The 'I Did That' Effect: Why Gamification (Sometimes) Works

Understanding the science of motivation can help us design better products.

A simple trophy on a stark white background
Photo by Giorgio Trovato / Unsplash

I have a confession to make. But first, a little background. Over the years, I've played in a few bands and done a little bit of recording. So I’ve had an experience most people haven’t had: Listening to a recording of myself playing music and singing.

To appreciate this confession, you should understand that I was a mediocre singer and guitarist. But despite that, here’s what I can tell you about the experience of listening to a recording that's starting to come together: It is exhilarating.

Once I had one of these recordings in my hands, I would listen to it on endless repeat. It gave me a feeling that is hard to describe. It was a mixture of pride, fascination, and amazement. This sounds like real music! I couldn't get enough.

Perhaps this means I'm a narcissist, but I'd argue that fascination with your own creations is a part of human nature. I call this the "I did that" effect. It's been documented from Aristotle to TikTok. Think of something like mowing the lawn and admiring the fresh patterns in the grass. For a moment, order conquers chaos and you think to yourself, I did that.


Find you someone who looks at you the way a man looks at his freshly mowed lawn. 😂🤩 #marriagehumor #husbandsbelike #dadmoves #freshlymowedgrass #hotdaddybts

♬ Funny Song - Cavendish Music

I particularly like the lawn mowing example because it is such a trivial non-achievement. As we'll see, when it comes to the "I did that" effect, the triviality is the point.

A Motivational Puzzle

In product design, the "I did that" effect can be a useful filter for thinking about the bag of tricks called gamification. When I was at MapMyRun, we created a series of in-app badges that users could unlock with Under Armour's connected footwear. There were two types of badges:

  1. Those that were earned by trying different product features.
  2. Those that were unlocked by hitting total distance milestones in the shoes.

Only the second group of badges drove incremental engagement. In retrospect, the difference seems obvious. Runners were motivated to unlock badges that reflected their own achievements—even if these achievements were somewhat trivial. They were not, however, motivated to check arbitrary boxes in the app.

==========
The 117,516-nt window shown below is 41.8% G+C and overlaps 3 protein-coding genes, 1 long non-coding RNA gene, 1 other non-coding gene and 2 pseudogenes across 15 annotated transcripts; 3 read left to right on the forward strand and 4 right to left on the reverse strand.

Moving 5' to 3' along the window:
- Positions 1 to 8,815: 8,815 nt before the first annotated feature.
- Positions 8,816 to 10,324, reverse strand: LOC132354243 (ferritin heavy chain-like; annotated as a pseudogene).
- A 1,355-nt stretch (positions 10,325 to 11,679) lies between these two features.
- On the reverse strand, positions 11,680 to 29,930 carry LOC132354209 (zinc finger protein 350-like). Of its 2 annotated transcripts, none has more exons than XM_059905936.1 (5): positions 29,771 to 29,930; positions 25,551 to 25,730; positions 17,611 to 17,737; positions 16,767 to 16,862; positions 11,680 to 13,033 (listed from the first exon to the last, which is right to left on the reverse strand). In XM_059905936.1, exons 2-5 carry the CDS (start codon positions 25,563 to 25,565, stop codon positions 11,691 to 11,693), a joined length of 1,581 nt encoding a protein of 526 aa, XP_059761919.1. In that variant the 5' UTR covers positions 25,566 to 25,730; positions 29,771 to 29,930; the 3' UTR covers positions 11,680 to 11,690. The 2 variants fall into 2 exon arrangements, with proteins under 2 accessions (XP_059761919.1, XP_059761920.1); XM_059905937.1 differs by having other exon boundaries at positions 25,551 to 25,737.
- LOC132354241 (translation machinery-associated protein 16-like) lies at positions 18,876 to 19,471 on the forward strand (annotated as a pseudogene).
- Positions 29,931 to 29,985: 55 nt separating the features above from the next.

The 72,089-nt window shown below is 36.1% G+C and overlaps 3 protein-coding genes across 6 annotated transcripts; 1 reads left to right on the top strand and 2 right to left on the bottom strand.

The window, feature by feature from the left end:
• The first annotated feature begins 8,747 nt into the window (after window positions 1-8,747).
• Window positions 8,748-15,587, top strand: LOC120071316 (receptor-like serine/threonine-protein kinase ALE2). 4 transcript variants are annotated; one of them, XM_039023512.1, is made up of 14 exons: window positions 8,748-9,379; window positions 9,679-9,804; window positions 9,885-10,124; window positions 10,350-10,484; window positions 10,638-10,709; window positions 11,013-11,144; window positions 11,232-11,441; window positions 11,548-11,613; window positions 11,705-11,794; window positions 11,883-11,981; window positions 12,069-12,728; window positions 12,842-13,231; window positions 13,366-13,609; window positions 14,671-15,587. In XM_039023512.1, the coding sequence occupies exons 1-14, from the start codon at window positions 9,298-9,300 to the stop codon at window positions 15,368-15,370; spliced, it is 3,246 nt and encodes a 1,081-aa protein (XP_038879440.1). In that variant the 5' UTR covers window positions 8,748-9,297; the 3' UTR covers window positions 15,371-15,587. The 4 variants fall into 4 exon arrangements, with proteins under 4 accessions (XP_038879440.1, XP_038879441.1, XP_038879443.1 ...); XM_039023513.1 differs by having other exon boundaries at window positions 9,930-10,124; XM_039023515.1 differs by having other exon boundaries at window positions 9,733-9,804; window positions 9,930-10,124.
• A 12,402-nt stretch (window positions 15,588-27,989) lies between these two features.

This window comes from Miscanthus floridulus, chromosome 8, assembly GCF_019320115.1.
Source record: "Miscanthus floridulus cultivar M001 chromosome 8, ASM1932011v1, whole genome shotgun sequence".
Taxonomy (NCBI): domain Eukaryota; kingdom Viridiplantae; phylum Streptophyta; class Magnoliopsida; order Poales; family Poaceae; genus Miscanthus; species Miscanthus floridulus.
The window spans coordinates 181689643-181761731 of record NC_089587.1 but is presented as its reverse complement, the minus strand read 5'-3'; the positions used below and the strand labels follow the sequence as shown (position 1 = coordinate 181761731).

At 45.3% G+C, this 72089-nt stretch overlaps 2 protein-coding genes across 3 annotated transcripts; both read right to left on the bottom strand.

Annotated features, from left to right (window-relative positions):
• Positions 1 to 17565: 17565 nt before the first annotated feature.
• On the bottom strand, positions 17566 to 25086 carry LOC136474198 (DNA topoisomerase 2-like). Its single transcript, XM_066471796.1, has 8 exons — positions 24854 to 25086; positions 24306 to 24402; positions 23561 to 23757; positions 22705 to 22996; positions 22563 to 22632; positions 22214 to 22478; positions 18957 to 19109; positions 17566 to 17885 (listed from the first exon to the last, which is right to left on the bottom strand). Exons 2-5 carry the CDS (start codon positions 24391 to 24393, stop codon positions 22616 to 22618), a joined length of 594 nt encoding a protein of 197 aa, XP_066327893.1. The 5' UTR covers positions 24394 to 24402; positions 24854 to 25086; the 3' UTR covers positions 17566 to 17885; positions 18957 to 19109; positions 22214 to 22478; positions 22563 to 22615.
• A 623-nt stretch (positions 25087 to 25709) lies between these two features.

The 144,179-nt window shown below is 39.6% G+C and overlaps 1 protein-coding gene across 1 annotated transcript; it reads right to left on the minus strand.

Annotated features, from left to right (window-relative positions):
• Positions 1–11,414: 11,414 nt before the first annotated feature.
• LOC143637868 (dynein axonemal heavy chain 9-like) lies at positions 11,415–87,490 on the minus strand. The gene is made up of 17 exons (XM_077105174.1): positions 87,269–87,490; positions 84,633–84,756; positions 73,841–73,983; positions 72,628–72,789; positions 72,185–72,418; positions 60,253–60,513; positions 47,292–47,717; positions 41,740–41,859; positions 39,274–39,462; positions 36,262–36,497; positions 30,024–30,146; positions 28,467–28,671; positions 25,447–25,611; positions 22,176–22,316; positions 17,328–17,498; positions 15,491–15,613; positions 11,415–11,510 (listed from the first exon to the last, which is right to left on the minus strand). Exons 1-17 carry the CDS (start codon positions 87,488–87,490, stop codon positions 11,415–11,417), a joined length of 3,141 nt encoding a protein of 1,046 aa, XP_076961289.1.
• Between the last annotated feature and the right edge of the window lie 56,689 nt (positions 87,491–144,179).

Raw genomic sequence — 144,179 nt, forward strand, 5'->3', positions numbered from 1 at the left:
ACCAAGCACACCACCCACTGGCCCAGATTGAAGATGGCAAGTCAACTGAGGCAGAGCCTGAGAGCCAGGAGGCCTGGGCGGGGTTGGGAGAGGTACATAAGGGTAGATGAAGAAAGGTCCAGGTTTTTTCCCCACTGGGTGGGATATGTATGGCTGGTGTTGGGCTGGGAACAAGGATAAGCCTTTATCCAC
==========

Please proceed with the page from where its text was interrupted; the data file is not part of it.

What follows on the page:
Here's where a reasonable person might point out aren't badges just dumb? Do they solve any real problems? And yet some of these dumb badges did motivate people to track additional distance in their shoes. If it's true that something about the set of succesful badges inspired a greater sense of ownership—that these represented "their own" acheivements, what is behind this sense of ownership? What's the difference between saying "I did that" and "Who cares?"

The Psychology Behind 'I Did That'

There is a broad theory of human motivation called self-determination theory (SDT) that sheds light on the roots of the "I did that" effect. The theory suggests the following:

  • Humans have an innate drive to learn, explore, and grow. This intrinsic motivation drives us to do things like finish crossword puzzles, go on hikes, or write blog posts. We do these things because we derive some pleasure from the task itself, as opposed to an outcome of the task.
  • Intrinsic motivation can be augmented when three basic psychological needs are met: the needs for "competence, relatedness, and autonomy."1
  • Even when we are motivated by outcomes, there are ways of internalizing motivation that resemble intrinsic motivation. Researchers call this "integrated regulation." The motivation to work out, for example, is done partially out of enjoyment and partially because we believe in the value of the outcome.